New Delhi, September 26: The Supreme Court on Wednesday upheld the Constitutional Validity of the Aadhaar Act and struck down certain sections, saying "It's better to be unique than to be best." There were three verdicts drafted by a five-judge constitution bench headed by Chief Justice Dipak Misra. The bench included Justices AK Sikri, AM Khanwilkar, DY Chandrachud and Ashok Bhushan. While Justice Sikri, CJI Misra and Justice Khanwilkar held one view, Justice Chandrachud dissented and Justice Bhushan didn't agree to three points in the majority verdict. Aadhaar Verdict by Supreme Court: As it happened.
The court struck down Section 33(2) of the Aadhaar Act. Section 57 of Aadhaar Act, which enables body corporates to seek authentication is unconstitutional, the Supreme Court verdict said. "Benefits and services under Section 7 should be of the nature of welfare schemes targeted at a particular deprived community," the court said, adding that the CBSE NEET etc cannot mandate Aadhaar and that it also cannot be made compulsory in schools.
Another important point made by the court was that bank accounts did not need to be linked with Aadhaar and that corporates had no right to ask for your UIDAI number. The court upheld Section 139AA mandating linkage with PAN, adding it was a must for Income Tax returns. Aadhaar Linking With Bank Account and Mobile Number Not Mandatory, Must For PAN, Rules Supreme Court.
Judgment Drafted by Justice Sikri, CJI Dipak Misra and Justice Khanwilkar
Justice Sikri, in his 40-page judgment authored on behalf of himself, CJI Dipak Misra and Justice AM Khanwilkar, said that Aadhaar had become the most talked about expression in the recent years. He questioned whether Aadhaar violates privacy. "Aadhaar performs authentication role. Aadhaar number given to a person is unique and cannot go to any other person," he said. Highlights of Aadhaar Verdict
He noted that the attack on Aadhaar by petitioners is based on the violation of rights under Part III of the Constitution and will lead us to become a surveillance State. Talking about Right to Privacy, Justice Sikri in his verdict said that the state can make reasonable restrictions to rights, adding that there were "sufficient safeguards in the Aadhaar structure." Full Text of Aadhaar verdict.
The verdict, however, said that there was no possibility of obtaining a duplicate Aadhaar card. "The unique identification proof also empowers and gives identity to marginalised sections of the society," the verdict said.
Turning down the argument on exclusion, the court said, "Lot of people who will benefit due to inclusion cannot be denied due to exclusion of few. Can't throw baby out with bathwater."
Judgment Drafted by Justice Chandrachud
The verdict drafted by Justice Chandrachud was in contrast with the majority judgment and struck down Aadhaar. Justice Chandrachud said that the passing of the Aadhaar Act as Money bill was a "fraud on the Constitution," adding that it does not qualify and violates the basic structure.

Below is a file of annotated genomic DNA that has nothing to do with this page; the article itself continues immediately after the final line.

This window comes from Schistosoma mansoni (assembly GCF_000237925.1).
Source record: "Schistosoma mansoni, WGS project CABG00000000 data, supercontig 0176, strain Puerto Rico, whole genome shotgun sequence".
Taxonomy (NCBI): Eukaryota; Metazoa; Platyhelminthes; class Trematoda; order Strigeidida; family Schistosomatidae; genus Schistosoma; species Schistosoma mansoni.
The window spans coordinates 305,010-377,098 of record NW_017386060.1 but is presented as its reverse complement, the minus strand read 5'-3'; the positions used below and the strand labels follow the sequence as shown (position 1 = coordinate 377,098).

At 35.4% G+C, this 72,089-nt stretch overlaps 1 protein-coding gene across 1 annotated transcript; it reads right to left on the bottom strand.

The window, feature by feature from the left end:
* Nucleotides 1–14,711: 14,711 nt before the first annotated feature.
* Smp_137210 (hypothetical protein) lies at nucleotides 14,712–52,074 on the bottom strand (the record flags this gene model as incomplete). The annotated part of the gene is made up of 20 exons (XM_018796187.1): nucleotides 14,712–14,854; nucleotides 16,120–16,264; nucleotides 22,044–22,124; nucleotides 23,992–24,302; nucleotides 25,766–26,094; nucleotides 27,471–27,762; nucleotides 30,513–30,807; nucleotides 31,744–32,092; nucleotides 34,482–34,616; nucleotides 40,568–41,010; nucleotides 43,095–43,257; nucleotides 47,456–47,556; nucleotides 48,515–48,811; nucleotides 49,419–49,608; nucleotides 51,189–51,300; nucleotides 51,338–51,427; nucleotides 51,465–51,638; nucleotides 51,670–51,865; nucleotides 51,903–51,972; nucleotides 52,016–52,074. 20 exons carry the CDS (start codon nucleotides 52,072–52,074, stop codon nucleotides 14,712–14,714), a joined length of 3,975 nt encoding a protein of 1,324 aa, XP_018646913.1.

Calling it a violation of Right to Privacy, Justice Chandrachud said, "Constitutional guarantees cannot be left to risks posed by technological advancements." He added that allowing private players to use Aadhaar would lead to profiling, which could be used in ascertaining political views etc of citizens.
Judgment Drafted by Justice Ashok Bhushan
Jutsice Ashok Bhushan concurred with the majority judgment of Justice AK Sikri, but differed on three issues.
The Aadhaar Case
The Supreme Court had on May 10 reserved the verdict after a marathon hearing that went on for 38 days, spanning four-and-half months. As many as 31 petitions were filed in the matter. The petitioners included former High Court judge KS Puttaswamy, Magsaysay awardee Shanta Sinha, feminist researcher Kalyani Sen Menon, social activists Aruna Roy, Nikhil De, Nachiket Udupa and CPI leader Binoy Visman.
The Centre, the Unique Identificaiton Authority of India (UIDAI), the governments of Maharashtra and Gujarat and the Reserve Bank of India (RBI) had argued in favour of the Aadhaar (Targeted Delivery of Financial and Other Subsidies, Benefits And Services) Act, 2016. They were represented by the Attorney General, Additional Solicitor General Tushar Mehta, senior advocates Rakesh Dwivedi and Jayant Bhushan and lawyer Zoheb Hossain.
Senior lawyers, including Shyam Divan, Gopal Subramaniam, Kapil Sibal, P Chidambaram, Arvind Datar, KV Vishwanath, Anand Grover, Sajan Poovayya and a few others, had argued on behalf of the petitioners opposing the Aadhaar Scheme.
The counsel for one of the petitioners had termed Aadhaar as “an electronic leash” and said that the government could completely destroy an individual by “switching off” the 12-digit unique identifier number. The court had said that the government had misinterpreted its order and used it as a “tool” to make Aadhaar mandatory for mobile users.
The telecom department had earlier last week put the Aadhaar-based face authentication on hold pending the Supreme Court judgment on the petitions challenging the issuance of new mobile connections and re-verification through the use of the unique identity.